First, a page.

REACH, the European system of regulating chemicals that took effect in 2007, stands in stark contrast to the U.S. model. REACH makes industry responsible for assessing and managing the risks posed by chemicals and providing appropriate safety information to their users. The European Union can take additional measures on highly dangerous substances.

Public opinion polls show that nearly 80 percent of Americans want clean energy. For instance, a poll conducted last April by ORC International for the non-partisan Civil Society Institute found that 77 percent of Americans surveyed, including 65 percent of Republicans, believe “the U.S. needs to be a clean energy technology leader and it should invest in the research and domestic manufacturing of wind, solar and energy efficiency technologies.”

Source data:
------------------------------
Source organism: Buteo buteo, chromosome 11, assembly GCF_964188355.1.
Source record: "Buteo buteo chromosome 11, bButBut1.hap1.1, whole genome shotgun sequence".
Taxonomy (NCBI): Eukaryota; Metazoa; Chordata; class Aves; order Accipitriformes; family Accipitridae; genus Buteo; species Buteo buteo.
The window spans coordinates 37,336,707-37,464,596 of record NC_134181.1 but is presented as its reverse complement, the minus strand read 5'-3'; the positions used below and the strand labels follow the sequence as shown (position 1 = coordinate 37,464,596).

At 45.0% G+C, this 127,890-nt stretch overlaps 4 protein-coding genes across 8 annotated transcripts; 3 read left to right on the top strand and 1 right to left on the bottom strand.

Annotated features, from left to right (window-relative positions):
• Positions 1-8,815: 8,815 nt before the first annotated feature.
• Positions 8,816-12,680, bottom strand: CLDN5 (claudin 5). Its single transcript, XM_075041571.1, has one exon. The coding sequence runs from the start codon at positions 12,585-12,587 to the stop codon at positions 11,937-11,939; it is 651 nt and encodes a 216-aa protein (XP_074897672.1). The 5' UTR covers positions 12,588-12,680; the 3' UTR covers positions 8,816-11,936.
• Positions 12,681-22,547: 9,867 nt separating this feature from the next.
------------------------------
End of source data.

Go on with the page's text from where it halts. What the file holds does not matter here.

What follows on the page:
Since President Barack Obama took office in January 2009, the Department of the Interior has authorized 33 renewable energy projects, including 18 utility-scale solar facilities, seven wind farms and eight geothermal plants, with transmission corridors and infrastructure that will enable the projects to connect to established power grids.

When built, these projects will provide enough electricity to power more than 3.5 million homes, and support an estimated 13,000 construction and operations jobs, according to project developers.

This pace of renewable energy development is much faster than at any time in the past. Still, federal and state officials have not done all they could to shift towards renewables.

In the meantime, more and more communities are moving to protect their citizens against the “fracking gold rush.”

{Sharon Guynup’s writing has appeared in Smithsonian, The New York Times Syndicate, Scientific American, The Boston Globe, and other venues.    © Blue Ridge Press 2012  For comments:}

Copyright Environment News Service (ENS) 2012. All rights reserved.